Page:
2:00 - 5:00
Bringing together grassroots organizers and scholar-activists, Contemporary Asian American Activism: Building Movements for Liberation (University of Washington Press, 2022) presents lived experiences of the fight for transformative justice and offers lessons to ensure the longevity and sustainability of organizing. In the face of imperialism, white supremacy, racial capitalism, heteropatriarchy, ableism and more, the contributors celebrate victories and assess failures, reflect on the trials of activist life, critically examine long-term movement building and inspire continued mobilization for coming generations.
This event brings together Bay Area Asian American grassroots organizers and scholar-activists, Angelica Cabande, Pam Tau Lee, Robyn Rodriguez, Alex Tom and a representative from Anakbayan USA, who not only discuss their book chapters, but also reflect on the state of Bay Area Asian American activism past, present and future. The event is also dedicated to the memory of Amado Khaya Canham Rodriguez, a Bay Area bi-racial Asian American activist who would have celebrated his 24th birthday on May 9, 2022. He died suddenly of food poisoning in 2020 at the age of 22 while he was living with and learning from as well as serving indigenous communities in the Philippines. Prior to departing for the Philippines, he was active in the Black Lives Matter movement, supported Filipino migrant workers' issues and successfully fought against the expansion of the A's Coliseum, which would have displaced communities of color in Oakland's Chinatown.
Robyn Magalit Rodriguez has been a grassroots social justice organizer for most of her life. She's organized across sectors (from youth/students, women, immigrant workers to academics) and issue areas (Ethnic Studies in the K–12 system, immigrant rights in the United States and human rights in the Philippines to name but a few). Rodriguez also works as a professor of Asian American Studies at the University of California, Davis and is the founding director of the Bulosan Center for Filipinx Studies. She is mother to two sons, Ezio and the late, Amado.
Pam Tau Lee is an Asian radical elder whose working class and San Francisco Chinatown roots led her to a lifelong journey dedicated to Environmental Justice. She is a co-founder of the Chinese Progressive Association - SF, Bay Area Asians for Nuclear Disarmament, Asian Pacific Environmental Network, Just Transition Alliance and the International Coalition for Human Rights in the Philippines - U.S. and a contributor to the Principles of Environmental Justice. In her nearly five decades of organizing and mentorship, she strives to uplift an ideology of radical love and resistance grounded in the practice of All Power to the People, Serve the People, Internationalism and women whose presence has taught her to act with generosity and courage.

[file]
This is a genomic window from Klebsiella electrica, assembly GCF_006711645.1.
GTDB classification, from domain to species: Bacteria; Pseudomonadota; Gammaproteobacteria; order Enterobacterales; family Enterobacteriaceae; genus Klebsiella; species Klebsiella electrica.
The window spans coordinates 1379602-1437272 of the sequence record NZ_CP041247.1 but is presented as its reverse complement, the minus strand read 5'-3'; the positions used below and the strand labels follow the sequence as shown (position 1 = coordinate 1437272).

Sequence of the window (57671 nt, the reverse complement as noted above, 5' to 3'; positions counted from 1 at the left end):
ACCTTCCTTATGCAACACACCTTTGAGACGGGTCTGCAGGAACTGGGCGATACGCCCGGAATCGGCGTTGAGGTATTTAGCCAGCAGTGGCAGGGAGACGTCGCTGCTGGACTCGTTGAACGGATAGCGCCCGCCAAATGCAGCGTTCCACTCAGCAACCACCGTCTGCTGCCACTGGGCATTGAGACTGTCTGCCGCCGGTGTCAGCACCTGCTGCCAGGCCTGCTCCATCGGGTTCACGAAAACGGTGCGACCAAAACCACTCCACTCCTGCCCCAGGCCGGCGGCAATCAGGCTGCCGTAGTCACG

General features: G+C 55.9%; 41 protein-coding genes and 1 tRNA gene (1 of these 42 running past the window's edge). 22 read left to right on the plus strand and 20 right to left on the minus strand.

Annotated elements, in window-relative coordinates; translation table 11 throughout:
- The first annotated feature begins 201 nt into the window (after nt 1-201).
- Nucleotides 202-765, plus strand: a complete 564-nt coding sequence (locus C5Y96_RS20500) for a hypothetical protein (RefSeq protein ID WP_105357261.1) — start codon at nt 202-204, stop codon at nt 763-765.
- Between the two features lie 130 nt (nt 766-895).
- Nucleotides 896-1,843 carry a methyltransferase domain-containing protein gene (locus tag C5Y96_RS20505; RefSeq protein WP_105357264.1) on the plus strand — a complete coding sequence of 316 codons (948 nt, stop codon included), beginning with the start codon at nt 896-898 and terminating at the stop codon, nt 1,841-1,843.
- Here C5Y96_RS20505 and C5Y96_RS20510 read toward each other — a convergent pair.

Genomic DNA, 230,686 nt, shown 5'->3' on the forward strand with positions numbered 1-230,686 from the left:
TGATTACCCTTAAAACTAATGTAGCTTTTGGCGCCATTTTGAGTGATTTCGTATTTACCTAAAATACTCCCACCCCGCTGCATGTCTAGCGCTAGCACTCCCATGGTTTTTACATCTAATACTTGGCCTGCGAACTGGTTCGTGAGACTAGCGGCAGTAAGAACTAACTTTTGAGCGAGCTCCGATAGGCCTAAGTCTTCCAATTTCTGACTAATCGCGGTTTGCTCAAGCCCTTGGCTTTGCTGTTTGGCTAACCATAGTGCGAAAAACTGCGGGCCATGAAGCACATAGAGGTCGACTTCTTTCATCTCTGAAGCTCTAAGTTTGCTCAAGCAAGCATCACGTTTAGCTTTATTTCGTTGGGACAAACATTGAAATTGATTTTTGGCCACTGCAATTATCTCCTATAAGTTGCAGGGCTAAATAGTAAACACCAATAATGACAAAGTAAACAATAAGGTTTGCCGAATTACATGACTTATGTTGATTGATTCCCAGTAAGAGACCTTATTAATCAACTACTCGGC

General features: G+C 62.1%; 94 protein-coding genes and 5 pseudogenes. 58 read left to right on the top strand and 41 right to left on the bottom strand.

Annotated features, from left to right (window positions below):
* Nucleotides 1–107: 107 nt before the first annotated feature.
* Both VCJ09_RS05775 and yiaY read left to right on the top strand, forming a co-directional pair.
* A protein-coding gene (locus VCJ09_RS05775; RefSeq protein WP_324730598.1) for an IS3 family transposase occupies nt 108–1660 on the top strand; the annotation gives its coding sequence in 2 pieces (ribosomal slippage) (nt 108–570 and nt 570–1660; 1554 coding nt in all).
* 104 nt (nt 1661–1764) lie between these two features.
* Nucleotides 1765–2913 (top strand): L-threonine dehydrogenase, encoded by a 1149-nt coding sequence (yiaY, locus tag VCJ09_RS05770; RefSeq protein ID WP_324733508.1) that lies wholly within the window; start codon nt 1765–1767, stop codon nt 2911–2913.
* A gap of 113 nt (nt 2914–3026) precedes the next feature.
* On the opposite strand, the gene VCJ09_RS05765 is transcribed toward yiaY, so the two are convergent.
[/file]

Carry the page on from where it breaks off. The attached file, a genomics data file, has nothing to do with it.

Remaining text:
Angelica Cabande was born in the Philippines and immigrated to the U.S. at the age of eight. She has been an organizer for over 22 years combining art and organizing. She has supported the development of SF immigrant residents to become engaged in issues of social justice, equity and community planning; and has educated, organized and mobilized residents in local and national issues. She started with SOMCAN in 2004 as a Community Organizer and became SOMCAN's Organizational Director in 2010.
Alex T. Tom is the former Executive Director of the Chinese Progressive Association in San Francisco and co-founder of Seeding Change. Currently, he is the Executive Director of the Center for Empowered Politics, a new project that trains and develops new leaders of color and grows movement-building infrastructure at the intersection of racial justice, organizing and power building. In 2019, Tom received the Open Society Foundation Racial Justice Fellowship to develop a toolkit to counter the rise of the new Chinese American Right Wing in the US.
Anakbayan-USA is the comprehensive national democratic mass organization of Filipino youth and students in the U.S. Anakbayan holds the belief that Philippine society today is neither truly free nor democratic. It is under the control of U.S imperialism, along with local landlords, big capitalists and corrupt government officials. The National Democratic Struggle seeks to realize true national liberation for the country and the realization of the democratic rights of the people.
Hybrid event: In-person and virtual
Eventbrite RSVP: tinyurl.com/SFPL0514
Weaving Stories: Asian American, Native Hawaiian and Pacific Islander Interest
Connect with AANHPI heritage with programs and workshops, book recommendations and more.
Weaving Stories is the Library's celebration of the many diverse histories and cultures from Asian American, Native Hawaiian and Pacific Islander (AANHPI) communities.
Get informed about local and national civic issues.
A series of meaningful, civic-minded programs that empower people to effectively use their voice.